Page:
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Ben69

Measurements used to predict frost and potential damage

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Next year my boat will be in the river over winter. i plan to keep the engine heated in some manner.

 

However, is temperature the only measurement needed to predict what's coming or should I be looking at dew point and river currents too?

 

Thanks

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Temperature is the most important factor. You need to know how cold it gets in your boat and for how long. I have a couple of electric heaters in my boat, one is on a frost setting and one is operated remotely by phone. But, if your engine and central heating contain enough anti-freeze you probably shouldn't worry. I do try and empty the fresh water piping as much as possible and turn off the pressure pump and leave all taps and shower valves open.

 

I can recommend the iSocket Pro as a GSM enabled device which will monitor temp and (optionally) bilge level. It can switch a 13A socket on and off remotely or according to rules, such as

Edited by mross

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As mross said correct antifreeze should protect the engine and central heating. As your location is Caversham I'm assuming the river is the Thames in which case you might want to keep an eye on river levels and flows. These are available at the EA site.

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Next year my boat will be in the river over winter. i plan to keep the engine heated in some manner.

However, is temperature the only measurement needed to predict what's coming or should I be looking at dew point and river currents too?

Thanks

Goodness, no wonder you will need to keep it heated although I suspect that will be the least of your problems

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Next year my boat will be in the river over winter. i plan to keep the engine heated in some manner.

However, is temperature the only measurement needed to predict what's coming or should I be looking at dew point and river currents too?

Thanks

Why do you need to keep it heated? I have never heated the engine ole on any if my boats over winter and have never had problems starting them. You are in the softie south if you are at Caversham and its highly unlikely the river will freeze over. As others have said make sure you have the right concentration of antifreeze and there should be no problem. Put a coat on the engine if you're worried about damp.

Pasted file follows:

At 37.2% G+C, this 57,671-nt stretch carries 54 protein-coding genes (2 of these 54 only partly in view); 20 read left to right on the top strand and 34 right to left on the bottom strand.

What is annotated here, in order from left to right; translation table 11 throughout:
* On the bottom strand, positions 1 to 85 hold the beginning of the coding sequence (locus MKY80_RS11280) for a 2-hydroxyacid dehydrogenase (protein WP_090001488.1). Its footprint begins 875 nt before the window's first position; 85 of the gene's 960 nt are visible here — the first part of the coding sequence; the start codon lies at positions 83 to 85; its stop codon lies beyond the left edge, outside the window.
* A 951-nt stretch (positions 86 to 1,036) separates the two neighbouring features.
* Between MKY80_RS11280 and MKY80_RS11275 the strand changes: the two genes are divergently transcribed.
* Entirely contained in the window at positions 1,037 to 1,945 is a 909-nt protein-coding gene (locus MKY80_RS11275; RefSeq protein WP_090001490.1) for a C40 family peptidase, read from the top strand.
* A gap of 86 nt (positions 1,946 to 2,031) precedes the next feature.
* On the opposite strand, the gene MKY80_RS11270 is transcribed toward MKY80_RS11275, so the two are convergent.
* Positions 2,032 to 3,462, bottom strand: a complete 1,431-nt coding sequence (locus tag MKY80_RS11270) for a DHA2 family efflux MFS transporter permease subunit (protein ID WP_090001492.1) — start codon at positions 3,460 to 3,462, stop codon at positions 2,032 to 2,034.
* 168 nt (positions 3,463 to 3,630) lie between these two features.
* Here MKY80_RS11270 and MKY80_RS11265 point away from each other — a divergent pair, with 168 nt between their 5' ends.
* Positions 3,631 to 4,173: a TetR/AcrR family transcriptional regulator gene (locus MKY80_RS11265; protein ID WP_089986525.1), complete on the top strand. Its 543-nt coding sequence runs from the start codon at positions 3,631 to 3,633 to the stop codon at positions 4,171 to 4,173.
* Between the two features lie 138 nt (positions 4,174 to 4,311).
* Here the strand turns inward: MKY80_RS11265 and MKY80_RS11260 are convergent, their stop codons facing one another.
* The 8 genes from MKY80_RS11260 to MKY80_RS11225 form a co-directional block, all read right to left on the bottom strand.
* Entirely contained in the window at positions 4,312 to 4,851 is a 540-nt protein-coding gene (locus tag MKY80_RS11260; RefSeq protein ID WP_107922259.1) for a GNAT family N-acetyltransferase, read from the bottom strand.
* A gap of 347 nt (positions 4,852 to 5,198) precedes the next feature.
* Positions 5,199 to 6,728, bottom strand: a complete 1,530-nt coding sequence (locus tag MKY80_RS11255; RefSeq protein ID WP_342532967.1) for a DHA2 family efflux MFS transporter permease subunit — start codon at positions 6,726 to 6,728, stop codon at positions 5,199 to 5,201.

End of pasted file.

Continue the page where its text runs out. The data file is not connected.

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Thank you for the responses thus far. May I add that I have a 1964 raw water cooled petrol yoghurt pot. FYI i am a northerner that lives in the south, however the local folk advise me to buy tube heaters etc ... I should add that I am a total noob at this hence why I am posting in the noob forum :) ty

Edited by Ben69

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with the flooding we've had in recent years I would have thought river levels would have been the greatest concern.

 

As others have stated , if the antifreeze level is ok then you should have nothing to worry about.

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This may be of interest as Winterising a boat has been discussed before, have a look at :-

 

http://www.canalworld.net/forums/index.php?showtopic=72947&hl=%2Bwinterising+%2Bgrp

http://www.canalworld.net/forums/index.php?showtopic=86891&hl=winterising#entry1874858

http://www.canalworld.net/forums/index.php?showtopic=80654&hl=%2Bwinterising+%2Bgrp

 

There is plenty more. To search put the term/s you are interested into the search box - top right

Then click on the grey google and select Forums

Click the magnifying glass

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We keep a large tube heater in the engine bay of our raw water cooled yoghurt pot over the winter. We keep it on 24/7.

 

Has worked fine for us for the last 8 years.

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By 'Caversham' I'm assuming that the OP is in T&K marina as there are no other moorings on that side of the river - if so some of my comments may not be apposite, there's very little water flow in that particular body of water. OTOH it's a very large body of water and unlikely to freeze..

Anyway,

another member of the TMBA, some years ago when winters were a bit colder, put a data logger in his cruiser and the results were that the temperature inside his engine bay never fell below 4 degrees C - even though the outside temperature did go below freezing. He was in a small marina - but there was some fresh water flow to keep the temperature up.

My boat has been moored in the stream for over ten years now and I no longer do a major drain down at the 'end of the season' but I do:-

switch off the water pump,

open a couple of taps,

empty the loo bowls,

ensure that the engine and -splutter systems have antifreeze in them.

I used to empty 'sea water' cooling system as well - but no more.

 

Think on't

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We have a weather station that has a remote sensor which we put in the engine bay. It records the temperatures over a 7 day period. With the heaters in we have not seen it drop below 5 degrees C in there and that was in the depths of winter. The cabin doesn't drop below 10 degrees C.

 

With the diesel heater running, the waste heat generated raises the engine bay temperature to about 25 degrees C!

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